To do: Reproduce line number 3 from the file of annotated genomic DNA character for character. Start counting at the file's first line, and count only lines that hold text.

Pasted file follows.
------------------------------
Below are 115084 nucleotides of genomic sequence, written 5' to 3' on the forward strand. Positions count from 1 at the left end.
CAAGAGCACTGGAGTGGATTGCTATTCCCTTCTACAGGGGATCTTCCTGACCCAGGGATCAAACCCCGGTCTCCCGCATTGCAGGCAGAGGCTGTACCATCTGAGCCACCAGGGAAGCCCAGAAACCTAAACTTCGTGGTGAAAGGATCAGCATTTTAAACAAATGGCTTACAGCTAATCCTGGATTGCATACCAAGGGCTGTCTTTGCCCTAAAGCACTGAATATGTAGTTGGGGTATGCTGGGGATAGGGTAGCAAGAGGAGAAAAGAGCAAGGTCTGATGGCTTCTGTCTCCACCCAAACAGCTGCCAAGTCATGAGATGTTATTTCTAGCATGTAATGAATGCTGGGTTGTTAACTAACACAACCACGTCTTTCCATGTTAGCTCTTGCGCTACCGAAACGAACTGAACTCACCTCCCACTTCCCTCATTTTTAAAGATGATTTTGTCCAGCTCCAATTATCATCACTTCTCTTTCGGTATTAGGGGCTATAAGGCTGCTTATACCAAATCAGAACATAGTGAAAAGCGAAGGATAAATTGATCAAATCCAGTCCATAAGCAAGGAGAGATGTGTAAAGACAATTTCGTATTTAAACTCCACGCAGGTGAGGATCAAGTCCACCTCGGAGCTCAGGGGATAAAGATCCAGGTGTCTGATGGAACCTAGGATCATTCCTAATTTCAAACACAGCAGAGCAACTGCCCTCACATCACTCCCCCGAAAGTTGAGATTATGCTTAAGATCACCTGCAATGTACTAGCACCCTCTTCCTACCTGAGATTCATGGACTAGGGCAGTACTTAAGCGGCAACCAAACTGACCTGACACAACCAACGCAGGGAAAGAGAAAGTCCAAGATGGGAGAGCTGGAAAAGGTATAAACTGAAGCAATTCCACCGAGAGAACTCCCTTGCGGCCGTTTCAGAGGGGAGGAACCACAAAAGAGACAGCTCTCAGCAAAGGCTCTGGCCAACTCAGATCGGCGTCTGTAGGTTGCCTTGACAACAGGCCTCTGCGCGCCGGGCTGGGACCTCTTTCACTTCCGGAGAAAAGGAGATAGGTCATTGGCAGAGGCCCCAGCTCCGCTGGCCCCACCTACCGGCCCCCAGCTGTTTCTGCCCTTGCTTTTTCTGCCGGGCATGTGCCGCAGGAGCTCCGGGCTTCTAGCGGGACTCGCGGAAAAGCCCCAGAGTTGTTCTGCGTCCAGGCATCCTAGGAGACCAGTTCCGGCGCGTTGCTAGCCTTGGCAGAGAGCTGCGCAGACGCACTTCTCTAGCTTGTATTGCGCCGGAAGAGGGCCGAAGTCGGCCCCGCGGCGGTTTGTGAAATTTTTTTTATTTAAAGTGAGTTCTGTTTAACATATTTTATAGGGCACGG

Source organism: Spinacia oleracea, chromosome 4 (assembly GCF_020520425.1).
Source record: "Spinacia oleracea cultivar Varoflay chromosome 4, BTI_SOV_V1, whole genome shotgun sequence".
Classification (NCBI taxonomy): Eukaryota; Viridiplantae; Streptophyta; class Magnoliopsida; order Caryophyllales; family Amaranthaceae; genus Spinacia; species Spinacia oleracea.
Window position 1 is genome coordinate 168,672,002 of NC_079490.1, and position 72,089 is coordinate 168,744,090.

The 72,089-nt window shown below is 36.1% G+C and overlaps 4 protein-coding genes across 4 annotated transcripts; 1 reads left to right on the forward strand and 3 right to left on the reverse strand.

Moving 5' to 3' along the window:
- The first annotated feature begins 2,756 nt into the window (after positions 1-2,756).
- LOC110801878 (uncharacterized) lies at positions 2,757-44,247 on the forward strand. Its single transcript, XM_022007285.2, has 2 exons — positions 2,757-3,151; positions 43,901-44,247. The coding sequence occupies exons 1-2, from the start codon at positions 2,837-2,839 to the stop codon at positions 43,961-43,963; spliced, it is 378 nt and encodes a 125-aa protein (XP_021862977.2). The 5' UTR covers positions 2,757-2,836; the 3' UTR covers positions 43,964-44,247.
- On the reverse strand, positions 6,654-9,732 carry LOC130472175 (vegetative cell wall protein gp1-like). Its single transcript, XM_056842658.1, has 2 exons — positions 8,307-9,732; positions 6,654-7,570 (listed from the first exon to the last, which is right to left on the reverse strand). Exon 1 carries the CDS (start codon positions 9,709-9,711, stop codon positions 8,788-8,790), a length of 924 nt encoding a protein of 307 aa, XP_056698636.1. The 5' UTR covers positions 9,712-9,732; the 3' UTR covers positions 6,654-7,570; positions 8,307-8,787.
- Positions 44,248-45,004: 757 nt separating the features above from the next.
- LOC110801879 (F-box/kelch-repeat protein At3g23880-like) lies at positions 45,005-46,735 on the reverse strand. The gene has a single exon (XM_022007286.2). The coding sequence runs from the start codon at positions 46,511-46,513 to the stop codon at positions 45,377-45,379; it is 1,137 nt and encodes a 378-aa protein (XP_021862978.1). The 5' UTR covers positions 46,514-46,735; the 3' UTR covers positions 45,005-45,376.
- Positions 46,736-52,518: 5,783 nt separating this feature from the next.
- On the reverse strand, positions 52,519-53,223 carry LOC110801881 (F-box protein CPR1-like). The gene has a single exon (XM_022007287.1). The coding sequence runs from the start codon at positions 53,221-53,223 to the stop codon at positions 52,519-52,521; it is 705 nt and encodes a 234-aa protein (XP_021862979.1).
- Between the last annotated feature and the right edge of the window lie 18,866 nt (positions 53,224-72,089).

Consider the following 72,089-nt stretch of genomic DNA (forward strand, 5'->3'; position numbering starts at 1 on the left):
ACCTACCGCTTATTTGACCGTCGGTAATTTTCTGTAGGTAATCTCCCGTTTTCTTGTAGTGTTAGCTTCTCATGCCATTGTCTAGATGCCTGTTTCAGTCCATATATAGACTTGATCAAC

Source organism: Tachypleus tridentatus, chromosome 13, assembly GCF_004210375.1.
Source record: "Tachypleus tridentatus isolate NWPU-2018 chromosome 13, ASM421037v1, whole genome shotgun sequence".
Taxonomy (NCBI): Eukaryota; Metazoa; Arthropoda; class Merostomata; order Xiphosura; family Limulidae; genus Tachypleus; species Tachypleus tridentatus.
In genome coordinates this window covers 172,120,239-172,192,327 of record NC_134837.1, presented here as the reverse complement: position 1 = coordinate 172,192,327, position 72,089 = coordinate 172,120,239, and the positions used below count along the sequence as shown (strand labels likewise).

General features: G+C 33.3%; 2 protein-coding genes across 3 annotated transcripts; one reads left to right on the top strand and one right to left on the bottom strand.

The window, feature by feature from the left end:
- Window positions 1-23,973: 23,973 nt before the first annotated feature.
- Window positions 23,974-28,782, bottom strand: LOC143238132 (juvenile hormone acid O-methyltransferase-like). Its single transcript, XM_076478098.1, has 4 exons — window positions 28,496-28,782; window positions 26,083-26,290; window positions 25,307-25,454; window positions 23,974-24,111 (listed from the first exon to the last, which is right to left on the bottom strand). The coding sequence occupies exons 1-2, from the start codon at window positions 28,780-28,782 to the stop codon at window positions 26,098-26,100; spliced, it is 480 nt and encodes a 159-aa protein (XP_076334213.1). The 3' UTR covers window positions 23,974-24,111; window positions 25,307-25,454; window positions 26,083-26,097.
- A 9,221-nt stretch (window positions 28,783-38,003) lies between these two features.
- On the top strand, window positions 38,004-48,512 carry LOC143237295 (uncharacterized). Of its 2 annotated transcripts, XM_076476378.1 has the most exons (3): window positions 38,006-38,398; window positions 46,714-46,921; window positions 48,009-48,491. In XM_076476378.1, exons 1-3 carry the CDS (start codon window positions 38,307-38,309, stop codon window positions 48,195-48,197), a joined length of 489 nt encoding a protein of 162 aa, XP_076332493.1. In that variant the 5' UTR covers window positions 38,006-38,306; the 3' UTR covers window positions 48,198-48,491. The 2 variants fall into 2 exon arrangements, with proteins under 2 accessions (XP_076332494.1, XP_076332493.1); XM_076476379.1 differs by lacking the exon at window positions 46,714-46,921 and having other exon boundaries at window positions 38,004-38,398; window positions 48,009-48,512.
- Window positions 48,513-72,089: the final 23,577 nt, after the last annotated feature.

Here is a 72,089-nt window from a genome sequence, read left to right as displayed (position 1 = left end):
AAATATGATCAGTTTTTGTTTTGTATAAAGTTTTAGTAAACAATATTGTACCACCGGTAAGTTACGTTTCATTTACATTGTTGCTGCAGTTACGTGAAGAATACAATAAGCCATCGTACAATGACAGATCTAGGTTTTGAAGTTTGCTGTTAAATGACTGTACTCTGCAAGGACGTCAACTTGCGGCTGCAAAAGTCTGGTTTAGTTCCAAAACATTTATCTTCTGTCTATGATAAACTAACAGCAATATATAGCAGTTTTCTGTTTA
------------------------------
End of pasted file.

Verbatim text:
Source organism: Spinacia oleracea, chromosome 4 (assembly GCF_020520425.1).